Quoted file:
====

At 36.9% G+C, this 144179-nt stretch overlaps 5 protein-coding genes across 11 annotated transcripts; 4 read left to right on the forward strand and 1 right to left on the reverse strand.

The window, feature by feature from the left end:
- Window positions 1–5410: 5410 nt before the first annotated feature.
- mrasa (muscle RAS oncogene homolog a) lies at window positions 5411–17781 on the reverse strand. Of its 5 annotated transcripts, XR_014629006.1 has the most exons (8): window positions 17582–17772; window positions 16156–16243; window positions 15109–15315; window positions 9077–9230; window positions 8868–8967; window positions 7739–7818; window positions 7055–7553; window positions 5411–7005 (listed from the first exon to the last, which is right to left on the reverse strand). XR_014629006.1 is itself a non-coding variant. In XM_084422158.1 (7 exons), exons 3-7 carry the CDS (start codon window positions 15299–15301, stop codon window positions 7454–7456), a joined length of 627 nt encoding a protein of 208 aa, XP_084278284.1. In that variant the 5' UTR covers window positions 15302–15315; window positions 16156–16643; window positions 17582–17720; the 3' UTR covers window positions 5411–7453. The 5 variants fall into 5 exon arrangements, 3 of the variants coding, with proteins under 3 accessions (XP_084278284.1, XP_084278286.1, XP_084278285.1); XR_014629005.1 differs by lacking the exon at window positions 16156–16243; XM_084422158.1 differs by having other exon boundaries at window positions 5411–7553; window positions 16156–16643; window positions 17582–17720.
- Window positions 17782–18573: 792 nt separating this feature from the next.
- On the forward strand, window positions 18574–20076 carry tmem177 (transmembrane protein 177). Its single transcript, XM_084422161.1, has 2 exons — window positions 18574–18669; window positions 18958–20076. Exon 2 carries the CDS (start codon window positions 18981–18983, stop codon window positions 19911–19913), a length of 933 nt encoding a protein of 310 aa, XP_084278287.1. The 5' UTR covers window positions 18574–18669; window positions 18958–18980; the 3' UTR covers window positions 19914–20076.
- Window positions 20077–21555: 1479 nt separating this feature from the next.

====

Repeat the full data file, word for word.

At 36.9% G+C, this 144179-nt stretch overlaps 5 protein-coding genes across 11 annotated transcripts; 4 read left to right on the forward strand and 1 right to left on the reverse strand.

The window, feature by feature from the left end:
- Window positions 1–5410: 5410 nt before the first annotated feature.
- mrasa (muscle RAS oncogene homolog a) lies at window positions 5411–17781 on the reverse strand. Of its 5 annotated transcripts, XR_014629006.1 has the most exons (8): window positions 17582–17772; window positions 16156–16243; window positions 15109–15315; window positions 9077–9230; window positions 8868–8967; window positions 7739–7818; window positions 7055–7553; window positions 5411–7005 (listed from the first exon to the last, which is right to left on the reverse strand). XR_014629006.1 is itself a non-coding variant. In XM_084422158.1 (7 exons), exons 3-7 carry the CDS (start codon window positions 15299–15301, stop codon window positions 7454–7456), a joined length of 627 nt encoding a protein of 208 aa, XP_084278284.1. In that variant the 5' UTR covers window positions 15302–15315; window positions 16156–16643; window positions 17582–17720; the 3' UTR covers window positions 5411–7453. The 5 variants fall into 5 exon arrangements, 3 of the variants coding, with proteins under 3 accessions (XP_084278284.1, XP_084278286.1, XP_084278285.1); XR_014629005.1 differs by lacking the exon at window positions 16156–16243; XM_084422158.1 differs by having other exon boundaries at window positions 5411–7553; window positions 16156–16643; window positions 17582–17720.
- Window positions 17782–18573: 792 nt separating this feature from the next.
- On the forward strand, window positions 18574–20076 carry tmem177 (transmembrane protein 177). Its single transcript, XM_084422161.1, has 2 exons — window positions 18574–18669; window positions 18958–20076. Exon 2 carries the CDS (start codon window positions 18981–18983, stop codon window positions 19911–19913), a length of 933 nt encoding a protein of 310 aa, XP_084278287.1. The 5' UTR covers window positions 18574–18669; window positions 18958–18980; the 3' UTR covers window positions 19914–20076.
- Window positions 20077–21555: 1479 nt separating this feature from the next.